Breaking news: No rotten tomatoes were hurled at Lana Del Rey after her performance at Mulberry's after-party in London on Sunday. The small audience, which included the likes of Michelle Williams, Pixie Geldof, Elizabeth Olsen, were receptive to Del Rey's four-song set of '80s songs, and even clapped at each song's end.
Positive reception seems like the next stop on this crazy train we call Lana Del Rey. First, she endured the angry tirades from the blogs. Then, little by little, the explanations and the empowered defenses began cropping up. Hating her had gotten stale, and this brings us to the next phase, in which LDR performs well and people actually enjoy her music. And it is kind of nice to see Lizzy Grant hitting solid ground after a long ride on a rickety roller coaster. But that doesn't mean that we have to start liking her.
I can't endorse Lana Del Rey. I'll admit that after the backlash I tried to assemble myself in her camp, if only to put some distance between the malicious responses that rained down following her very public arrival. It's not her supposed inauthenticity or the fact that she comes off as contrived that I don't like (name me a pop artist who doesn't hand-deliver their image to a specific audience); it isn't the SNL performance (not great, though certainly not the worst in history); it isn't even the fact that she looks like she takes her facial cues from teen bride Courtney Stodden. To borrow from a different musician, who I don't dislike even a little bit, "It's a little bit of everything, all rolled into one."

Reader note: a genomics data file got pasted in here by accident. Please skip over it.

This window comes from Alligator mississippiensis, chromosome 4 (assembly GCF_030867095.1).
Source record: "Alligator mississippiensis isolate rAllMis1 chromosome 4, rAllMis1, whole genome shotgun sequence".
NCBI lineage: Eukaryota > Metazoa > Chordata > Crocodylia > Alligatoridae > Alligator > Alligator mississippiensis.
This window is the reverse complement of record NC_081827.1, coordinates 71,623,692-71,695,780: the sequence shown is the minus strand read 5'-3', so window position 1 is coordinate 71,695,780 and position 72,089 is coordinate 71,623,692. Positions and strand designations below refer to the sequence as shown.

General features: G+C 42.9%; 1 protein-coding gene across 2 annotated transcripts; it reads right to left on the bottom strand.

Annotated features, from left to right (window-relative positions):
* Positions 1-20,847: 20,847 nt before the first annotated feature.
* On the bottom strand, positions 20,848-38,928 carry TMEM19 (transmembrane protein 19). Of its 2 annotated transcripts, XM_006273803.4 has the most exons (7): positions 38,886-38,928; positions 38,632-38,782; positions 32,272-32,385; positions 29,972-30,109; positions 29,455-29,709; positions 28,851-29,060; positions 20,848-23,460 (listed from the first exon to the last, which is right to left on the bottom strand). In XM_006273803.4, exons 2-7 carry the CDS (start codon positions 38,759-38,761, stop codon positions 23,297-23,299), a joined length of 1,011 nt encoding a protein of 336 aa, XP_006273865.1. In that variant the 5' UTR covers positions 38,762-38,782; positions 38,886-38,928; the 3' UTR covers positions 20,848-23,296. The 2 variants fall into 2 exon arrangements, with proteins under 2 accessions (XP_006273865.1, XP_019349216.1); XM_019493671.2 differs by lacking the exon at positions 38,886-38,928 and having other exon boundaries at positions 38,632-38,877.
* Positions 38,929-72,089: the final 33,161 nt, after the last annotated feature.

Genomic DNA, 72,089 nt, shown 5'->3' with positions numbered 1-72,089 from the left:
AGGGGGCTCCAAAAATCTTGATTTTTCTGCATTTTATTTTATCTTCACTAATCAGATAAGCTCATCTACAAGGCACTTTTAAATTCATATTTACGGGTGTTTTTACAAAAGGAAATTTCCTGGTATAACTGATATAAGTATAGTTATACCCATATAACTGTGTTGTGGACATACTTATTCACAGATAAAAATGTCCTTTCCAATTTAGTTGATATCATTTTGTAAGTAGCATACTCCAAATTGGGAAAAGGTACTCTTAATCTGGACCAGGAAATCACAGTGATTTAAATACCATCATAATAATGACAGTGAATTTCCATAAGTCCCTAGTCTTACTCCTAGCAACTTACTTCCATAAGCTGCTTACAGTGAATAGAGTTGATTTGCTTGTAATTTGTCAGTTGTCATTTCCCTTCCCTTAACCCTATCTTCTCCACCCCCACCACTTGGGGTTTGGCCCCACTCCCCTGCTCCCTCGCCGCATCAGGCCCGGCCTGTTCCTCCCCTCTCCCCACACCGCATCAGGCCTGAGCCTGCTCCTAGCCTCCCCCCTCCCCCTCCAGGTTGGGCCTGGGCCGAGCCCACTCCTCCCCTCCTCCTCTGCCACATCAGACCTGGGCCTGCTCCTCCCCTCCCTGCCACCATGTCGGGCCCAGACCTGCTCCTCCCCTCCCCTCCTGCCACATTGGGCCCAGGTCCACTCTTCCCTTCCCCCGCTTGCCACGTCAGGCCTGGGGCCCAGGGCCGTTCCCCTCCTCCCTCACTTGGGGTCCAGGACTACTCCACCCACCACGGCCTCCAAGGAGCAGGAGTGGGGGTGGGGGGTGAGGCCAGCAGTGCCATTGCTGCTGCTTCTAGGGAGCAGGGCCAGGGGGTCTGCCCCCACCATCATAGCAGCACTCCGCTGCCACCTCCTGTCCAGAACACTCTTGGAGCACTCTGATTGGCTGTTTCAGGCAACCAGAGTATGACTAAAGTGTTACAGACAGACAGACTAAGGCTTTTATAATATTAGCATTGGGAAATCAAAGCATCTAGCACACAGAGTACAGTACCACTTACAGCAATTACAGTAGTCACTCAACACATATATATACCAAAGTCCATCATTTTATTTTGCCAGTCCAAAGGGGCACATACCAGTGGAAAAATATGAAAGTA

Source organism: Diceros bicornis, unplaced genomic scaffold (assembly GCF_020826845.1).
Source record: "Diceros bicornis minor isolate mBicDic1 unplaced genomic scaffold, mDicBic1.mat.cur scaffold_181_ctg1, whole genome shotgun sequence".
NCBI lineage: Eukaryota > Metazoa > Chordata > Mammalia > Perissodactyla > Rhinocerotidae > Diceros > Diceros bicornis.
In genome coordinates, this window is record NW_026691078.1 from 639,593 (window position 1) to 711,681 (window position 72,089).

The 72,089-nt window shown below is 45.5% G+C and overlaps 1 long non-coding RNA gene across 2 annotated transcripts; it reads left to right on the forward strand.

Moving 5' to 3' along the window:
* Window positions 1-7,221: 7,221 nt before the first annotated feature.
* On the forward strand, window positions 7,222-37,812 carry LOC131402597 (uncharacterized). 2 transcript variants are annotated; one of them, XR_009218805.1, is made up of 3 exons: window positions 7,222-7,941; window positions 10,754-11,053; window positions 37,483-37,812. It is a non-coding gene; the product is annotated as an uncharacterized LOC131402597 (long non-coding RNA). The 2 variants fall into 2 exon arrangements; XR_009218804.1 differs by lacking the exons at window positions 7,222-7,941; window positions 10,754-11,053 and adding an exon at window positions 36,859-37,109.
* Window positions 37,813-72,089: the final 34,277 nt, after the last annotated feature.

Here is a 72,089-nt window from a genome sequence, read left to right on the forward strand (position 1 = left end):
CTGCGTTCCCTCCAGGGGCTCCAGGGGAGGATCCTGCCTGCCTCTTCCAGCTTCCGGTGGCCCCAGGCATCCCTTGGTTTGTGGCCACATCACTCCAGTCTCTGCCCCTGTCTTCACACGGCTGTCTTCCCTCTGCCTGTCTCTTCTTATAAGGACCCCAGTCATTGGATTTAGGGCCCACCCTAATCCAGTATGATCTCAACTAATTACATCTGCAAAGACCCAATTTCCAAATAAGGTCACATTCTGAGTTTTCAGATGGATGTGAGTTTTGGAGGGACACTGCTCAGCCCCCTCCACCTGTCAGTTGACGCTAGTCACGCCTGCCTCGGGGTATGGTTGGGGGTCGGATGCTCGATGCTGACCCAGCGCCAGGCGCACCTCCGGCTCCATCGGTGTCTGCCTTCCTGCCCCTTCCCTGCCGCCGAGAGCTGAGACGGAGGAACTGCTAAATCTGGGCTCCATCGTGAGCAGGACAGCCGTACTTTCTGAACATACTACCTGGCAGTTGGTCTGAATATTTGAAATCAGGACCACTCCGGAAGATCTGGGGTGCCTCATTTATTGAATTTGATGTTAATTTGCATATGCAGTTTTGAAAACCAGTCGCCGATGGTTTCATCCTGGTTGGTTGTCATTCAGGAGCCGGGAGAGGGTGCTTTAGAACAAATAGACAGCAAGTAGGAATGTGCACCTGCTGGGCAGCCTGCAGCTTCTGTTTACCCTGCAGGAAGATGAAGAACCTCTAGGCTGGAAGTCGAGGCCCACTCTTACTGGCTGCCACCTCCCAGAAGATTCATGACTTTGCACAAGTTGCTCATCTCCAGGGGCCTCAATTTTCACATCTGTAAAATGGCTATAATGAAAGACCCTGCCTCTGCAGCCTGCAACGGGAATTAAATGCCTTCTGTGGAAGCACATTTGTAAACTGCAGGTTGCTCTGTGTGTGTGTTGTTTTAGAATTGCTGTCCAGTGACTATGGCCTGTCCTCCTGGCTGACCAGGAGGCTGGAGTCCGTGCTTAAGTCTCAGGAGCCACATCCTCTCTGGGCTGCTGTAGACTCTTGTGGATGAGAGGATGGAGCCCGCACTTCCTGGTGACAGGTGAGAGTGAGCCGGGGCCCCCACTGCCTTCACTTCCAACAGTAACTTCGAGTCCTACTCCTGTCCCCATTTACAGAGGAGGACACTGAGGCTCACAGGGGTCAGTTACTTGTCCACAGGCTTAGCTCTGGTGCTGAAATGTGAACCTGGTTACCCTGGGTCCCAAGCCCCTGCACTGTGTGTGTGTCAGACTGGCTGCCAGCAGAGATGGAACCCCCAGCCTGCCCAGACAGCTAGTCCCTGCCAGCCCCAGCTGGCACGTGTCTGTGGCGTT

There just isn't much about her persona, personality, or abilities as a musician that I can get behind. Famous or not, if I were seated next to the celebrity Lana Del Rey or the woman Lizzy Grant at, say, a dinner party, and I had to listen to her babble about the angst-ridden philosophy on mortality she had as a teenager, or hear about how she finds inspiration "from like, the era of the 50's or the 60's," I would quietly judge her and excuse myself to the bathroom where I would roll my eyes and scoff in the mirror until I calmed down. I am annoyed by Lana Del Rey, and I think we are all entitled to that judgment.
It's true that the Great Witch Hunt of Lana Del Rey got way, way out of hand, but that doesn't make us indebted to her. It's reasonable to dislike her for interviewing poorly, for being a professional musician who doesn't perform well, and for answering questions nonsensically. Whether or not you want to separate the musician from the person—and whether or not this distinction matters—is up to you. Just don't seat me next to her at a party.